DENISON, Texas –Seventy-five miles north of Dallas, you’ll find a jewel at the crossing of a great river. Denison, Texas is just a few miles from the Oklahoma border and was founded in 1872, the same year that the Missouri-Kansas-Texas Railroad depot made its debut in town.
In 1888, work on the railroad brought a young man by the name of David Jacob Eisenhower to town and the 25 year-old moved his wife Ida down from Kansas the following year to a beautiful home that happened to be right next to the train tracks.
But the home’s proximity to the former railroad line that used to run past this place isn’t the only significant feature – we’re at the Eisenhower Birthplace State Historic Site. John Akers is the site manager to the house that welcomed Ike to the world.
“I think it was built on a double lot. It was meant to be a very fancy house before the railroad got put through right in front of it, and the guy who built it I think said ‘See ya, that was enough,’ and had a variety of homeowners after that,” said Akers. “The house was built in about 1877, but the family lived here from 1889 to early 1892. If the president wasn’t born in it, we might not have this house today.”
While Dwight didn’t grow up in this house, his connection to it was establish by a neighbor who helped deliver the president when he was a newborn, and thought his name sounded familiar as she watched newsreels of the General during World War 2.
“She was thinking about, what was that family that lived across the street? The Eisenhowers? So she actually starts writing General Eisenhower and eventually connects him to this house, and she also becomes the one who starts the movement to purchase the house for the town, and they successfully opened it as a museum in 1946 and they invited General Eisenhower to visit, and she was the hostess,” Akers said. “So, when he came in the front door we just went in, he met the woman who held him as a baby.”
After the war ended, Eisenhower was able to take trip down memory lane, even though he really didn’t have any memory of this place.
“When he came here on April 20th in 1946 for an event we call ‘Big Texas Breakfast,’ that was his first time seeing the house,” said Akers. “I think he was touched by the effort of Texas to preserve the house he was born in.”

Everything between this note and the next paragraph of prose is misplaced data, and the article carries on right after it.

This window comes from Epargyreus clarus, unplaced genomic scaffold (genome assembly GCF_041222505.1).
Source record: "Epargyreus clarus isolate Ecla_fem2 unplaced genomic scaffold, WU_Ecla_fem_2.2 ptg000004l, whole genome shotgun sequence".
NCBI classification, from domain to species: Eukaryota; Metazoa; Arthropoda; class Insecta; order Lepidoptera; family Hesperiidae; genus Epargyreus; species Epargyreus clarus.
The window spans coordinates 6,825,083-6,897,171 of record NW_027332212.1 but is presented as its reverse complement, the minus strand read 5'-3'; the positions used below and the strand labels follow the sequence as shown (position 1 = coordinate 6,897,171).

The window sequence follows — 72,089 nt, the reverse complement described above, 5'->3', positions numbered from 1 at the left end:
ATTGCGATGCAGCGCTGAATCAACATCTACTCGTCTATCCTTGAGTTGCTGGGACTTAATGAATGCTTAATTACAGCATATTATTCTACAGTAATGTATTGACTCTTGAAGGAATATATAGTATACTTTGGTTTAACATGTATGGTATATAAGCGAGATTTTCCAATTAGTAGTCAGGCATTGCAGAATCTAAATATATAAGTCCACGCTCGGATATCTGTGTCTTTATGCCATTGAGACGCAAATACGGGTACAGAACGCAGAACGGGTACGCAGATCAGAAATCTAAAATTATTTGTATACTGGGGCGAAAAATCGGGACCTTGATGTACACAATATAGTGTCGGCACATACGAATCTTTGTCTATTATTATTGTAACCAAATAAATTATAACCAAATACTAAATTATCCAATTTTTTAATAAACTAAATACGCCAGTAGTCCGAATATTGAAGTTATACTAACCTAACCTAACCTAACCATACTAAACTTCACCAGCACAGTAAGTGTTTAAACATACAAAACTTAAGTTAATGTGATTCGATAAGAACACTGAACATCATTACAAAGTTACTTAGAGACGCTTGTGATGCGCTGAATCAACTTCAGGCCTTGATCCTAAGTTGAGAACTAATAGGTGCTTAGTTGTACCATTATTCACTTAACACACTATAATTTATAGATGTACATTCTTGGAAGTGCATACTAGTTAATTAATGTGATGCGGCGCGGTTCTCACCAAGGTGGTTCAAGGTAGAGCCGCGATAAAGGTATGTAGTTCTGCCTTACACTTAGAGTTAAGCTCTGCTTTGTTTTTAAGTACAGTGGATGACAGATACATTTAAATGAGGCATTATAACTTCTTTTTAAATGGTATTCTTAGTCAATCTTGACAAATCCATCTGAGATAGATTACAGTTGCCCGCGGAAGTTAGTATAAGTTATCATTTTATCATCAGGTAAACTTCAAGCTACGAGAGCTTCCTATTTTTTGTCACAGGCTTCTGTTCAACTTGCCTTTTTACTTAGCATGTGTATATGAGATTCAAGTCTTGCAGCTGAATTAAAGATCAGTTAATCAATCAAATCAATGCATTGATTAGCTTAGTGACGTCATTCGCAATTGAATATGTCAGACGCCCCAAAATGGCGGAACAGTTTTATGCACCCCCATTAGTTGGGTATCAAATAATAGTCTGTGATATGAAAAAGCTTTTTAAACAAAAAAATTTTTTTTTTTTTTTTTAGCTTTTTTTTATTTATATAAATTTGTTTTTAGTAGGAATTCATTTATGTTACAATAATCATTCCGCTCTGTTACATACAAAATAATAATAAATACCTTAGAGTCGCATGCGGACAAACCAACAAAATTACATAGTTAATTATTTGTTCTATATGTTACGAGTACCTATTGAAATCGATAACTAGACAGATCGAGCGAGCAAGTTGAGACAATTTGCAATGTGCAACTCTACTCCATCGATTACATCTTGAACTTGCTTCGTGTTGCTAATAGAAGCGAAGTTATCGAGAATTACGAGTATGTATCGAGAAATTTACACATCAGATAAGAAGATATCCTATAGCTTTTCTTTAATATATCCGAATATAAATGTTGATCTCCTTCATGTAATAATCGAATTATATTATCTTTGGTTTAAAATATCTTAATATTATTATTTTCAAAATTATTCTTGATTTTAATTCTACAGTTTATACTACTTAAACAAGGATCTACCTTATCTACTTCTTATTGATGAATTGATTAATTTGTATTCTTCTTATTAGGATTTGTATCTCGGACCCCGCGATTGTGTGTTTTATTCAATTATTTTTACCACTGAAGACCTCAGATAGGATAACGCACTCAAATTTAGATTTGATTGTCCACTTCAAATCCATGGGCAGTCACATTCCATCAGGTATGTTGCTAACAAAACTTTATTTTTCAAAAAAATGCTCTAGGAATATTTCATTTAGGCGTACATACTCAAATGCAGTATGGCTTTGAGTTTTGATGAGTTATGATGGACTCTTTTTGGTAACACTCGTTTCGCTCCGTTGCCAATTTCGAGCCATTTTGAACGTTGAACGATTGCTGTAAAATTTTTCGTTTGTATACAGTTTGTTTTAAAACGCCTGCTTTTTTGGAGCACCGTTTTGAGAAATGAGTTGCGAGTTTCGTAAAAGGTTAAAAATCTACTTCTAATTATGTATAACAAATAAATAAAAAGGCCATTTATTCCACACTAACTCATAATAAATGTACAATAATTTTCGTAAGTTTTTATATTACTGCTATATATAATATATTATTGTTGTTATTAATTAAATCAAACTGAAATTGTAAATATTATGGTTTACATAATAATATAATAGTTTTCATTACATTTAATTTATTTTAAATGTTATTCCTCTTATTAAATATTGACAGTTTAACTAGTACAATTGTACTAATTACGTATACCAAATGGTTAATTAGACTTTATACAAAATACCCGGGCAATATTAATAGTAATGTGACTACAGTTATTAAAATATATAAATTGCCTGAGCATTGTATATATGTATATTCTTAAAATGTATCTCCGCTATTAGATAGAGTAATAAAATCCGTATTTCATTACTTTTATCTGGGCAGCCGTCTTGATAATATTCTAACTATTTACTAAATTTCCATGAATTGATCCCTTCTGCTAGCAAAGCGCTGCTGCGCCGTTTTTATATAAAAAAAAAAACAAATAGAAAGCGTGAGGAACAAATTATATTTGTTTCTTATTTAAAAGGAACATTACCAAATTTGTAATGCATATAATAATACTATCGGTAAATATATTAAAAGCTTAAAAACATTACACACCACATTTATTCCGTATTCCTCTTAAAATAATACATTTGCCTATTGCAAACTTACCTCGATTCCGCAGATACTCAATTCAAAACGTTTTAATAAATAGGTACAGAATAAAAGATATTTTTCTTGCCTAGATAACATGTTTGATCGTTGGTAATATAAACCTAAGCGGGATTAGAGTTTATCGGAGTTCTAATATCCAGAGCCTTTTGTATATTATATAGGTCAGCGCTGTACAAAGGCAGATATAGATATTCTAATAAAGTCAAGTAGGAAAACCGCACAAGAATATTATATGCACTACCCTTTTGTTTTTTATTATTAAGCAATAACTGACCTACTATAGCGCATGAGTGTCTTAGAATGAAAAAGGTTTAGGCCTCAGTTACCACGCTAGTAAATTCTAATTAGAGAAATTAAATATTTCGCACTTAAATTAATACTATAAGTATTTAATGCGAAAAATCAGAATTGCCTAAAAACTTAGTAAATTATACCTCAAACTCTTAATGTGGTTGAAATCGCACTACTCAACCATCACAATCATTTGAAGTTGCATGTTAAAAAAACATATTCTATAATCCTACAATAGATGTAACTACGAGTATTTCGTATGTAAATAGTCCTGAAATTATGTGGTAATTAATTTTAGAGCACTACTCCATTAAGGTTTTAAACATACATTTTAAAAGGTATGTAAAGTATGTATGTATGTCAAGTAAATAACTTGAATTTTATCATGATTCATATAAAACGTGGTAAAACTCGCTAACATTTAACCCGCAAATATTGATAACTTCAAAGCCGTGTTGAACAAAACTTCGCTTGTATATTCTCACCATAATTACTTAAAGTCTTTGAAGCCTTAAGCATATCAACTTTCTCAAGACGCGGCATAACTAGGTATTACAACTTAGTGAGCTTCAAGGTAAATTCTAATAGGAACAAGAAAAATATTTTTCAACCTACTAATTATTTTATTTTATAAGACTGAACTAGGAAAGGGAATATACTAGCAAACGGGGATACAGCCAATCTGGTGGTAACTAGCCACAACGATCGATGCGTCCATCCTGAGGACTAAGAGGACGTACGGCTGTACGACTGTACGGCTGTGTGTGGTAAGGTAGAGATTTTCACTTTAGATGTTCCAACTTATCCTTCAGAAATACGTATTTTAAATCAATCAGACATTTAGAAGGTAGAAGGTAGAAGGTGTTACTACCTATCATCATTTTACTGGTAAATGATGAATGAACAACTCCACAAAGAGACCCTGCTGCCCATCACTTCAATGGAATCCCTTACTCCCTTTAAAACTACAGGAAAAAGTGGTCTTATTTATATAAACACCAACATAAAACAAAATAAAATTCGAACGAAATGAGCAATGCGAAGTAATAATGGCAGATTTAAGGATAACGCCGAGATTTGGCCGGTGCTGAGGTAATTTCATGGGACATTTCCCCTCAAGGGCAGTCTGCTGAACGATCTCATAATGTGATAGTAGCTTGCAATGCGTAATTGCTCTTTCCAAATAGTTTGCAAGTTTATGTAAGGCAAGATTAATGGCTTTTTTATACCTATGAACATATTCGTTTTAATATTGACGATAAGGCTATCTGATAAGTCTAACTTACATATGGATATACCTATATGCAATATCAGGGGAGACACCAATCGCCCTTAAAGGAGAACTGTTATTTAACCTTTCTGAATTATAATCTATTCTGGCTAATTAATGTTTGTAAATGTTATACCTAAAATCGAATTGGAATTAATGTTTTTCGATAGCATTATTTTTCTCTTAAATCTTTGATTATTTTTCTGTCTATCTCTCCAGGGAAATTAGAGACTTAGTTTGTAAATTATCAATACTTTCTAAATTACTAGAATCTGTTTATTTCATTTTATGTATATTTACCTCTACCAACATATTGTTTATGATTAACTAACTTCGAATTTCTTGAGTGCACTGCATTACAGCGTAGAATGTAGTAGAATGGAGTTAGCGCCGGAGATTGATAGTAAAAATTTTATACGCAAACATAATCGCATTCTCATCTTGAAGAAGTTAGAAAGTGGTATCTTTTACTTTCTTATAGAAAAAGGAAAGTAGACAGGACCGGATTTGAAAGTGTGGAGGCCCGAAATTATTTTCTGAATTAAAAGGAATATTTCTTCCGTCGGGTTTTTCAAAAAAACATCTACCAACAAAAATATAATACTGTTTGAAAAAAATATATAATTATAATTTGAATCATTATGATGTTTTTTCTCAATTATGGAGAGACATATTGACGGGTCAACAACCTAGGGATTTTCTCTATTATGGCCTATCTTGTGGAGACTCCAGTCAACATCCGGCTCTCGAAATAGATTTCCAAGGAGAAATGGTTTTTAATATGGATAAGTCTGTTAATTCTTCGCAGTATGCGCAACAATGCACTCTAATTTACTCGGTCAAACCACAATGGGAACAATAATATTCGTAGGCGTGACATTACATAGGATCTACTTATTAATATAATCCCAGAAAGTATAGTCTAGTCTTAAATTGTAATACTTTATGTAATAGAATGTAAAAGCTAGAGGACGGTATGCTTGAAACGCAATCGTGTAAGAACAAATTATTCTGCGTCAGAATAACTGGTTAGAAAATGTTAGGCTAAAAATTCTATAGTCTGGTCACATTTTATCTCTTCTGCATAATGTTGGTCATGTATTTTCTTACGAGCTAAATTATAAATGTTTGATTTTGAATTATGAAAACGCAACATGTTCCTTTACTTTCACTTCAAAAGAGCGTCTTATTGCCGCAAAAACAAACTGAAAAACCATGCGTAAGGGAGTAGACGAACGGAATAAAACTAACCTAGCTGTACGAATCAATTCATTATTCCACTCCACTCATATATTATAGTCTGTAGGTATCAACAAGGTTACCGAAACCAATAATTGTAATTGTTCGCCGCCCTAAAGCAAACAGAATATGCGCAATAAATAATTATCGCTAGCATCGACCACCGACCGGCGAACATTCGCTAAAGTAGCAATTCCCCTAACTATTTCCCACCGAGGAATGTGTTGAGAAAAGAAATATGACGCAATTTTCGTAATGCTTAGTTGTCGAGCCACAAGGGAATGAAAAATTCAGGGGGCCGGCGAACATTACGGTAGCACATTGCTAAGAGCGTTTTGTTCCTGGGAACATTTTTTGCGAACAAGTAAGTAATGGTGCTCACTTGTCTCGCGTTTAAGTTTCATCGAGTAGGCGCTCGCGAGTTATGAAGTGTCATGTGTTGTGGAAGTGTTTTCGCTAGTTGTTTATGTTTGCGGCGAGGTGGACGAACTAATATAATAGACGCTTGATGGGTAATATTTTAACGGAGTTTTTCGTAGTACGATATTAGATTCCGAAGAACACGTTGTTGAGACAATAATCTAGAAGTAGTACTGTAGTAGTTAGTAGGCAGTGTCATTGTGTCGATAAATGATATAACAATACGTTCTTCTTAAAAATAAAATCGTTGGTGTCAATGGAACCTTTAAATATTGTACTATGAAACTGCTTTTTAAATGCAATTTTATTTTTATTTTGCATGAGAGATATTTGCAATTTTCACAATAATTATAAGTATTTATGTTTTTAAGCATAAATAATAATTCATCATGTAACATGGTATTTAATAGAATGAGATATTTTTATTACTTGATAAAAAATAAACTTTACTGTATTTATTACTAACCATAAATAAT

After guiding Allied forces to victory, Eisenhower was hailed a hero of World War 2 and both political parties wanted to see Ike take the next step into the political ring.
“We won the war, so he’s very popular from that, and became a natural for the presidency. People saw him as a person of great character, and you know, a lot of people say they miss him, they miss having someone like him as president today,” Akers said.
In 1952 Dwight was the elected president and during the Republican’s two terms, NASA was founded, the interstate highway system was formed, America got out of the Korean War and the former general even downsized our nation’s military.
“Because he was a general, he had that credibility to make these changes, so I think he really did change the course of our country based upon his background,” said Akers. “No one questioned him when he said, made decisions about the military and about military spending because he had the credibility and people had great faith in him.”
Dwight would return to the home in 1952 and once more in 1965. Even though the former president called Abilene, Kansas home, he always kept a connection to the Lone Star State and the people of Texas kept a connection to him.
“The best part of my job is meeting all of these people and hearing their stories. We get a lot of people now that were, he’s the first president they remembered or they remembered that it was the first experience with television, and he was on television, and they talk about seeing him come through their town – so they’re on dad’s shoulders in some town – so in fact, we still have lots of people that come by and remember him or they have the ‘I like Ike’ buttons, the campaign buttons,” Akers said. “So you get a lot of people that they bring their kids and grandchildren and they want to share these stories with them. They do that here as well.”
So dive into Denison to pay tribute to one of the most influential presidents of the 20th century and heroes of the greatest generation that ever lived.
“Denison has embraced having Dwight Eisenhower from here. You’ll see the Eisenhower name everywhere. There’s a lot of pride in Eisenhower, in the Eisenhower birthplace. So they’ve embraced him, he’s a big part of Denison’s identity,” said Akers.